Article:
Union Square Park is an important and historic intersection in New York City, located where Broadway and the Bowery came together in the early 19th century; its name does not celebrate the federal union but rather denotes the confluence of several trolley lines, as in the term "union station." Today it is bounded by 14th Street to the south, Union Square West on the west side, 17th Street on the north, and on the east Union Square East, which links together Broadway and Park Avenue South to Fourth Avenue and the continuation of Broadway. The park is under the aegis of the New York City Department of Parks and Recreation.
Neighborhoods around the park are the Flatiron District to the north, Chelsea to the west, Greenwich Village and New York University to the south, and Gramercy to the east. Also nearby is The New School. The eastern side of the square is dominated by the Zeckendorf Towers.
Union Square is noted for its impressive equestrian statue of George Washington, created by Henry Kirke Brown and unveiled in 1856. Other statues in the park include the Marquis de Lafayette, created by Frédéric-Auguste Bartholdi, Abraham Lincoln, created by Henry Kirke Brown and James Fountain, donated by Daniel Willis James and sculpted by Adolf Donndorf. A newer addition, added in 1986, is a statue of Mahatma Gandhi in the southwest corner of the park.
In April 1861, soon after the fall of Fort Sumter, Union Square was the site of a patriotic rally that is thought to have been the largest public gathering in North America up to that time.
Union Square lies over 14th Street–Union Square, a New York City Subway complex served by the 4, 5, 6, L, N, Q, R, and W trains.
In March 2008, an 18-month renovation began to the north side of the park, which will result in a restaurant and improved playground facilities. The Farmers Market has been relocated on the west side of the park. (c) Wikipedia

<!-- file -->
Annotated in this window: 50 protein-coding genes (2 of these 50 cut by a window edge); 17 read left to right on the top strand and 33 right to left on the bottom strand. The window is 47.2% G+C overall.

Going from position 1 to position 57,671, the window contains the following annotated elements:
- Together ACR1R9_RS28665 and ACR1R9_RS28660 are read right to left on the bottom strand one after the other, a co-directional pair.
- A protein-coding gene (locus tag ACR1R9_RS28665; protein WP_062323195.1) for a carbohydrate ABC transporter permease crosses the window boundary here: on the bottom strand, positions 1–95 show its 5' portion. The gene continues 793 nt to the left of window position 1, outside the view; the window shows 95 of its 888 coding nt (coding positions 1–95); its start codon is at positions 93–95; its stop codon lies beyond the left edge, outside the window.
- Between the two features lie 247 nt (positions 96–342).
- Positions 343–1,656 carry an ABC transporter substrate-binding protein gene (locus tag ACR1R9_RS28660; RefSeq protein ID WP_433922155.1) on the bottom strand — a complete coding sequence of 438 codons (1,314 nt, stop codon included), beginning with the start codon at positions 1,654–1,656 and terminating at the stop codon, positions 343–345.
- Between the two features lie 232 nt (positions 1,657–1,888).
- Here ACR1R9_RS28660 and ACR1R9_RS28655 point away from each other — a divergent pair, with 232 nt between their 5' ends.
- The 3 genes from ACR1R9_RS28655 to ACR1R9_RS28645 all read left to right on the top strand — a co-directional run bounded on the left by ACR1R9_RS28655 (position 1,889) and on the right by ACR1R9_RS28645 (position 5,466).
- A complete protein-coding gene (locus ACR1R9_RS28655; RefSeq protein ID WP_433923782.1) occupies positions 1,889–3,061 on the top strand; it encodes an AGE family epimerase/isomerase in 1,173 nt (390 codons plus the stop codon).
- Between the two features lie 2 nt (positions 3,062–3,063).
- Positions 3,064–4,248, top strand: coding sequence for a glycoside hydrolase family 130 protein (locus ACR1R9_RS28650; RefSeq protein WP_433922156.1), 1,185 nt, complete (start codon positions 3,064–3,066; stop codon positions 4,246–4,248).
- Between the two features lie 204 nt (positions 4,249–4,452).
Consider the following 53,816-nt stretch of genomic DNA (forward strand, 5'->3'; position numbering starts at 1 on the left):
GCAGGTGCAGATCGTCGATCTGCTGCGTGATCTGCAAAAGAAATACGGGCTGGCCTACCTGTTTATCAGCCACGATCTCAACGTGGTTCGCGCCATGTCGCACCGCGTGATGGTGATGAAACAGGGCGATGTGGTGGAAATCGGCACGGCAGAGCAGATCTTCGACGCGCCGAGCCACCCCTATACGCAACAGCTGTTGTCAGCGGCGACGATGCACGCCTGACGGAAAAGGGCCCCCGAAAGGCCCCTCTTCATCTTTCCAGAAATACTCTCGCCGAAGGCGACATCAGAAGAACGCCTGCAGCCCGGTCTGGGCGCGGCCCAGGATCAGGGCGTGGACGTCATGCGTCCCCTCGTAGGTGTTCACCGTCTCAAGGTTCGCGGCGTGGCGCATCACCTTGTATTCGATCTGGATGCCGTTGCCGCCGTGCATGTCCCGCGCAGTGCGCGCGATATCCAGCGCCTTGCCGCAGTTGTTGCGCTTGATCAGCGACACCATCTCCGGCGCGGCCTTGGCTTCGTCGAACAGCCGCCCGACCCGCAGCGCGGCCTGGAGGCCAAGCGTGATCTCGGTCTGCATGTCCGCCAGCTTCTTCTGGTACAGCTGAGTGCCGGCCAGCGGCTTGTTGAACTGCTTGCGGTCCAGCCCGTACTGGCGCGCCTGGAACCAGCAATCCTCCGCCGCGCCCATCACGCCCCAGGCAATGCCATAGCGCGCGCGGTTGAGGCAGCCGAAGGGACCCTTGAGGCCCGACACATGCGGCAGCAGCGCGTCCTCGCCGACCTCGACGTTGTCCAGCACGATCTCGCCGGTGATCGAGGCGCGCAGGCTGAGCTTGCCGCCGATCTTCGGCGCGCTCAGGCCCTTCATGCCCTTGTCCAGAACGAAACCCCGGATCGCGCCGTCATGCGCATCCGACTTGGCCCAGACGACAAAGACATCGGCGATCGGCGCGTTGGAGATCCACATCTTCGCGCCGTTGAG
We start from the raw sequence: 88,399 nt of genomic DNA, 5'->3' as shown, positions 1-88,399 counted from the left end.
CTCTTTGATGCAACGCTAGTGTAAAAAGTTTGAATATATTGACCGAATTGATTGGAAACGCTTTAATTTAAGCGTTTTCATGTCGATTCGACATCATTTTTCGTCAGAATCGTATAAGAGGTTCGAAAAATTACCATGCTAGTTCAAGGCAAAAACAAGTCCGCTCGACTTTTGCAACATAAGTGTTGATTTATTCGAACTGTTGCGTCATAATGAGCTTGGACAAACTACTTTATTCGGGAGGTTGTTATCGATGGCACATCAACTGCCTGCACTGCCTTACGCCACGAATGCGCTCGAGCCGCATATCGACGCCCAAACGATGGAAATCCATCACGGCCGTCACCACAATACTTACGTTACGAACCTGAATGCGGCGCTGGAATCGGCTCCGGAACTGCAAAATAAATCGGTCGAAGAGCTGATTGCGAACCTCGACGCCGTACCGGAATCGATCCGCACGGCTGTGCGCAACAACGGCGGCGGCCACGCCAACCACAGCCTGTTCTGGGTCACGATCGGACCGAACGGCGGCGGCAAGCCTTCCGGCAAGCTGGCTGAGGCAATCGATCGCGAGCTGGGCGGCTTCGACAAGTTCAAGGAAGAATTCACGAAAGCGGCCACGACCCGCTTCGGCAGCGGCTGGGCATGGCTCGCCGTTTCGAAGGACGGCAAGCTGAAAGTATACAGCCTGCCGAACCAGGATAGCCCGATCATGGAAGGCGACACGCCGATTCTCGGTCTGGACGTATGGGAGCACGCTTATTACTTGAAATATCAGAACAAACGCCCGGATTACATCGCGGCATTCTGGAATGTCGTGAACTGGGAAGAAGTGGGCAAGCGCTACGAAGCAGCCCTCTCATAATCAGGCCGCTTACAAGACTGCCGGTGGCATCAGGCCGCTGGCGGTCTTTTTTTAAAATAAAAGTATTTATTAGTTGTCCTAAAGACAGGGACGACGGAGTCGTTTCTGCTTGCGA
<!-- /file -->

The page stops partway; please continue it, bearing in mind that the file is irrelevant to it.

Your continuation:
The Riverside Church in the City of New York is an interdenominational (American Baptist and United Church of Christ), interracial, international church in New York City, famous not only for its elaborate Gothic architecture — which includes the world's largest carillon — but also as a center for the promotion of progressive causes. It is situated in Morningside Heights, Manhattan between Riverside Drive and Claremont Avenue and between 120th Street and 122nd Street. It is the second tallest church in the United States (Second only to First United Methodist Church of Chicago) and the 26th tallest in the world. At the beginning of the twentieth century, Christian churches in New York City and their members were in debate over the future of their faith. Some preached a fundamentalist interpretation, made famous previously by thinkers such as William Jennings Bryan, who believed in a strict interpretation and enforcement of the Bible. Others, however, disagreed, and believed that for religion to succeed it must take what they regarded as a more modern approach and become actively involved in the world, following the example of Jesus as social revolutionary. In 1922, the congregation of the Park Avenue Baptist Church, with the major financing and support of John D. Rockefeller, Jr., a member of the church, and modernist Baptist pastor Dr. Harry Emerson Fosdick, decided to create a large, cathedral-like church dedicated to these values in New York City. This church was to be built around three main principles advocated by Rockefeller and Dr. Fosdick: a church in an interdenominational setting, a large church in a neighborhood important to the city, and a church open to all who profess faith in Christ. Based on these requirements, land was purchased by Rockefeller, Jr. and construction was completed in 1930. Modeled after a famous French cathedral, the Gothic Riverside Church remains not only an important landmark for tourists, but also an important center for lively political discussion. Past speakers at the pulpit have included the Rev. Dr. Martin Luther King Jr., articulating the immorality of the Vietnam War, Nelson Mandela on his first visit to the United States after being released from prison, United Nations Secretary General Kofi Annan after September 11, 2001, and Fidel Castro during one of his rare visits to the country in 1999. The Rev. Dr. James Alexander Forbes, Jr., who was Senior Minister from 1989 to 2007, is the Distinguished Senior Minister Emeritus of The Riverside Church. His tenure is the second longest in the history of the congregation. He has been heralded by Newsweek magazine as one of the twelve most effective English-language preachers, and called one of the best black pastors by Ebony magazine. Dr. Forbes was preceded at Riverside by the Rev. William Sloane Coffin, who was senior minister from 1977 to 1987.